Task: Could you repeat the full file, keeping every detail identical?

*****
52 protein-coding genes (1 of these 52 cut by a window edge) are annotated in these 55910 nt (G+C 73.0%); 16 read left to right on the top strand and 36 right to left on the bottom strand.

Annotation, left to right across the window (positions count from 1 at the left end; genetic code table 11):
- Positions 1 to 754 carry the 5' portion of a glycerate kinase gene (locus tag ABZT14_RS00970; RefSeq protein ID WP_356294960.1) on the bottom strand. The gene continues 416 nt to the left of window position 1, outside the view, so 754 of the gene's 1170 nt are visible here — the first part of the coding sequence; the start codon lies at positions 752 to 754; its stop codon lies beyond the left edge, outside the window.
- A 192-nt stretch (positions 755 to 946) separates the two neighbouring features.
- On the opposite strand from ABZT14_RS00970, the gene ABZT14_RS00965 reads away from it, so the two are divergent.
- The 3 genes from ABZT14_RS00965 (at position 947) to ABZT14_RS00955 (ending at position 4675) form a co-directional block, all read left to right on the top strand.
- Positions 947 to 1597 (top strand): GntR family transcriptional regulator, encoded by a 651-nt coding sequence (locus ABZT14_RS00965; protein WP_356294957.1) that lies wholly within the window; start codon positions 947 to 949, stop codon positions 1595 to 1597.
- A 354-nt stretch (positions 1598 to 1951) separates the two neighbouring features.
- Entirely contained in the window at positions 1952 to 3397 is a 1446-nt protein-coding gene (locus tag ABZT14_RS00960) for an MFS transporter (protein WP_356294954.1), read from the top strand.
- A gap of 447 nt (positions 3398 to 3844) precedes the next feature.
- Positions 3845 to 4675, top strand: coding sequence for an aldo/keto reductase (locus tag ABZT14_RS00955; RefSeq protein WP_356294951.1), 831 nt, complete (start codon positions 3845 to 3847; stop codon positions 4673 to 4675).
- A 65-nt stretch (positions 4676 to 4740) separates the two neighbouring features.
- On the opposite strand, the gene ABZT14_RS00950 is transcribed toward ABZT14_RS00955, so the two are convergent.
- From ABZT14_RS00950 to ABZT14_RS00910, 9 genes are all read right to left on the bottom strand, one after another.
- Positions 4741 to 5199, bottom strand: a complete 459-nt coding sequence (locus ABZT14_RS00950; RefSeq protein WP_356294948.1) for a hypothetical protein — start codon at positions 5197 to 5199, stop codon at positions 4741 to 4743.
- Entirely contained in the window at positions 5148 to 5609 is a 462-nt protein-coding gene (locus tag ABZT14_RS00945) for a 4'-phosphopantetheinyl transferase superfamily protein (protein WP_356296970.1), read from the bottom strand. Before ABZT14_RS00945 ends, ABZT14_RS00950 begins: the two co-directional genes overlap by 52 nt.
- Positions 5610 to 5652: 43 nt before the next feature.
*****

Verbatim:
52 protein-coding genes (1 of these 52 cut by a window edge) are annotated in these 55910 nt (G+C 73.0%); 16 read left to right on the top strand and 36 right to left on the bottom strand.

Annotation, left to right across the window (positions count from 1 at the left end; genetic code table 11):
- Positions 1 to 754 carry the 5' portion of a glycerate kinase gene (locus tag ABZT14_RS00970; RefSeq protein ID WP_356294960.1) on the bottom strand. The gene continues 416 nt to the left of window position 1, outside the view, so 754 of the gene's 1170 nt are visible here — the first part of the coding sequence; the start codon lies at positions 752 to 754; its stop codon lies beyond the left edge, outside the window.
- A 192-nt stretch (positions 755 to 946) separates the two neighbouring features.
- On the opposite strand from ABZT14_RS00970, the gene ABZT14_RS00965 reads away from it, so the two are divergent.
- The 3 genes from ABZT14_RS00965 (at position 947) to ABZT14_RS00955 (ending at position 4675) form a co-directional block, all read left to right on the top strand.
- Positions 947 to 1597 (top strand): GntR family transcriptional regulator, encoded by a 651-nt coding sequence (locus ABZT14_RS00965; protein WP_356294957.1) that lies wholly within the window; start codon positions 947 to 949, stop codon positions 1595 to 1597.
- A 354-nt stretch (positions 1598 to 1951) separates the two neighbouring features.
- Entirely contained in the window at positions 1952 to 3397 is a 1446-nt protein-coding gene (locus tag ABZT14_RS00960) for an MFS transporter (protein WP_356294954.1), read from the top strand.
- A gap of 447 nt (positions 3398 to 3844) precedes the next feature.
- Positions 3845 to 4675, top strand: coding sequence for an aldo/keto reductase (locus tag ABZT14_RS00955; RefSeq protein WP_356294951.1), 831 nt, complete (start codon positions 3845 to 3847; stop codon positions 4673 to 4675).
- A 65-nt stretch (positions 4676 to 4740) separates the two neighbouring features.
- On the opposite strand, the gene ABZT14_RS00950 is transcribed toward ABZT14_RS00955, so the two are convergent.
- From ABZT14_RS00950 to ABZT14_RS00910, 9 genes are all read right to left on the bottom strand, one after another.
- Positions 4741 to 5199, bottom strand: a complete 459-nt coding sequence (locus ABZT14_RS00950; RefSeq protein WP_356294948.1) for a hypothetical protein — start codon at positions 5197 to 5199, stop codon at positions 4741 to 4743.
- Entirely contained in the window at positions 5148 to 5609 is a 462-nt protein-coding gene (locus tag ABZT14_RS00945) for a 4'-phosphopantetheinyl transferase superfamily protein (protein WP_356296970.1), read from the bottom strand. Before ABZT14_RS00945 ends, ABZT14_RS00950 begins: the two co-directional genes overlap by 52 nt.
- Positions 5610 to 5652: 43 nt before the next feature.